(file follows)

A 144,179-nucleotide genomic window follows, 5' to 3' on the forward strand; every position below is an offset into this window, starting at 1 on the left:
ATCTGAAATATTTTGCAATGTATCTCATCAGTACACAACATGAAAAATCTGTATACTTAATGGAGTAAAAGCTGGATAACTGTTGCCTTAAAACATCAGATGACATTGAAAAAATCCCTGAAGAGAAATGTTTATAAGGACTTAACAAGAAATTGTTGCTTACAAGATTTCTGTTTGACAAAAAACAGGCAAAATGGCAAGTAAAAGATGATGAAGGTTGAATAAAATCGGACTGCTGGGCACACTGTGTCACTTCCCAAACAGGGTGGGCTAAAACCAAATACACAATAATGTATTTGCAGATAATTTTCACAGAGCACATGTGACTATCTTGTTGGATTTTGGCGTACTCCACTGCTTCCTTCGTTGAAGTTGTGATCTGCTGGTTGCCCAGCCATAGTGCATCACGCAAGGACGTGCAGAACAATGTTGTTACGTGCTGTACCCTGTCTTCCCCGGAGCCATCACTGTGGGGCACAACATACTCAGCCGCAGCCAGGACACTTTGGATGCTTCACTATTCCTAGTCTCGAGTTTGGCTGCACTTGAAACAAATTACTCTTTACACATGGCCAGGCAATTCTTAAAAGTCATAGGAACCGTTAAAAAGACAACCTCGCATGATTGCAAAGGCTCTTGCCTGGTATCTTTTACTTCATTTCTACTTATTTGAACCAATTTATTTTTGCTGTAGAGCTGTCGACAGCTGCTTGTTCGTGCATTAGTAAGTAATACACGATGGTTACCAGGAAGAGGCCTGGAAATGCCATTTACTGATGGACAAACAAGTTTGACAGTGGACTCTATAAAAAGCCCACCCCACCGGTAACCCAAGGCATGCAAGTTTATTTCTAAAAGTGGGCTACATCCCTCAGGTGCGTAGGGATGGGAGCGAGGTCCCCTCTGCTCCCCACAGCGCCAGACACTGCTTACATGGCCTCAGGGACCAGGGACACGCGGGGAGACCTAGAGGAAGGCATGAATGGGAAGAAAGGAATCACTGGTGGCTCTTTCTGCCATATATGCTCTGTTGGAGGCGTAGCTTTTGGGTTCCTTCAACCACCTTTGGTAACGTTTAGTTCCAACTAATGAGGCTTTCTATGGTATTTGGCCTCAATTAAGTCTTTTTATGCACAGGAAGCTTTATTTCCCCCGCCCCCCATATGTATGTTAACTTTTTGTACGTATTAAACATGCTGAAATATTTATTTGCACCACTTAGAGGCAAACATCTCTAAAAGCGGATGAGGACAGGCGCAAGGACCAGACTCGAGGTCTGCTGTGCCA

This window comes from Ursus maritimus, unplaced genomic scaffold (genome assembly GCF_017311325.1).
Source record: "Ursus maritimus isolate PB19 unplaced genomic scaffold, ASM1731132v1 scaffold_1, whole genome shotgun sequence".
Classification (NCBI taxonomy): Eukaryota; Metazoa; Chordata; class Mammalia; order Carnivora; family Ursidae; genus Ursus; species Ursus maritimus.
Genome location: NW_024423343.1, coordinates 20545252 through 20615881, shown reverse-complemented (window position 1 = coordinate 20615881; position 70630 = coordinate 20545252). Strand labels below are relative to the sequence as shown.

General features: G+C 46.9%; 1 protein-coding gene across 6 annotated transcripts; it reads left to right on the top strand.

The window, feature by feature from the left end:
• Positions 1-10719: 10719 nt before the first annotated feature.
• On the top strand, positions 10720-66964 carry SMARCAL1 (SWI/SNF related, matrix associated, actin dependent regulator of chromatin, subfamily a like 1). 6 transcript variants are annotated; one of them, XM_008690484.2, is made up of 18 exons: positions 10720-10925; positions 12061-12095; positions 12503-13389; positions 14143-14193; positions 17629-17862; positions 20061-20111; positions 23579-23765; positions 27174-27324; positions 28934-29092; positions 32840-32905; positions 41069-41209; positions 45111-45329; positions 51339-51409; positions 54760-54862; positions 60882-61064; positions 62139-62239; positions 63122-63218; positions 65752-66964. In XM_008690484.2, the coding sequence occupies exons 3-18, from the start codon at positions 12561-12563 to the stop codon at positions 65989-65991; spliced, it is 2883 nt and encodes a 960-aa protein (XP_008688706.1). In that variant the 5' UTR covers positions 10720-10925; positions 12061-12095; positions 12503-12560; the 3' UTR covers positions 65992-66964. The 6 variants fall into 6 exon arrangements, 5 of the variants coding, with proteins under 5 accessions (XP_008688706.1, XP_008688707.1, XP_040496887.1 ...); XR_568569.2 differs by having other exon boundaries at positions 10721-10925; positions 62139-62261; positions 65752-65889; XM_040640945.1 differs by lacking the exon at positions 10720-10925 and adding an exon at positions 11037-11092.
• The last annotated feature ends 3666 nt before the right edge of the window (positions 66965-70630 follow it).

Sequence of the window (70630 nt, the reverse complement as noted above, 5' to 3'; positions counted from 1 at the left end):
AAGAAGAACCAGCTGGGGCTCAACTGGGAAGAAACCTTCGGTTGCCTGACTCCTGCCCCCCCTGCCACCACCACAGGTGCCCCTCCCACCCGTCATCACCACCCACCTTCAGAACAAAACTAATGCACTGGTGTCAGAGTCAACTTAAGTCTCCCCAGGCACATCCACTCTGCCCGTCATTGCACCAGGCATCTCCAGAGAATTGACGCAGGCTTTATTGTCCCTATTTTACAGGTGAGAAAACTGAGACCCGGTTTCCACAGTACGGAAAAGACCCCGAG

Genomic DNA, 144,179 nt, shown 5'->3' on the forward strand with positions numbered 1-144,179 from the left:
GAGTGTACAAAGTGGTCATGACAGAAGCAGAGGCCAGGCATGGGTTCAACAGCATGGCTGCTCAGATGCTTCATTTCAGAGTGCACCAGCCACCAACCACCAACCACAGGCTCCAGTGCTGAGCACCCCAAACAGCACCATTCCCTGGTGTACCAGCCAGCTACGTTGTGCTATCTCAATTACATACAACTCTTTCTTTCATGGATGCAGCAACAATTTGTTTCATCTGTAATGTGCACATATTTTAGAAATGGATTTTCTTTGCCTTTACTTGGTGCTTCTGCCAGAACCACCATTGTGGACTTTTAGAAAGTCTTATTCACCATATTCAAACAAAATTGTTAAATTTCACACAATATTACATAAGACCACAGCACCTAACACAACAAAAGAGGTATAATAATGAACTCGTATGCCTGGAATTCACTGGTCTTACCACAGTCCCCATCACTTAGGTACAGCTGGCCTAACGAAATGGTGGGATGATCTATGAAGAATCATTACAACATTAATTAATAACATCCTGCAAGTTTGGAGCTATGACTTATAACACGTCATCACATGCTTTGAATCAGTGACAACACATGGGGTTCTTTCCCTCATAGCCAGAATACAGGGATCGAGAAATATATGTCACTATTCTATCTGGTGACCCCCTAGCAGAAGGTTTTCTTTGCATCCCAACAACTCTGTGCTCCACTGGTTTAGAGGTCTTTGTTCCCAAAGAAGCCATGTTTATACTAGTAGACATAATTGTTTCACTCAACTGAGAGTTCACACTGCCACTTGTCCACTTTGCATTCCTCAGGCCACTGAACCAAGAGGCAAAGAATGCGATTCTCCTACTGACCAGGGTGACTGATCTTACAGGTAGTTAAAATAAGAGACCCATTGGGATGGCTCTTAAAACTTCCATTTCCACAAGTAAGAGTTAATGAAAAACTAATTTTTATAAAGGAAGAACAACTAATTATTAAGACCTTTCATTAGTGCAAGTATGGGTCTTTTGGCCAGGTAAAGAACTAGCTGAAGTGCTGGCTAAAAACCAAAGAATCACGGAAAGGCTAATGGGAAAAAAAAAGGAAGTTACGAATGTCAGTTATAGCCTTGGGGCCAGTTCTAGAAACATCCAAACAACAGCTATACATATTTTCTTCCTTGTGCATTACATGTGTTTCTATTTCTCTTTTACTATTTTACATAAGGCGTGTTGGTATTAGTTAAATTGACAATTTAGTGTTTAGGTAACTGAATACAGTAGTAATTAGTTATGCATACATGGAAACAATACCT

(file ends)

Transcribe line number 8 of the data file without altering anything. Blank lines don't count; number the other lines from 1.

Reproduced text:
The window, feature by feature from the left end: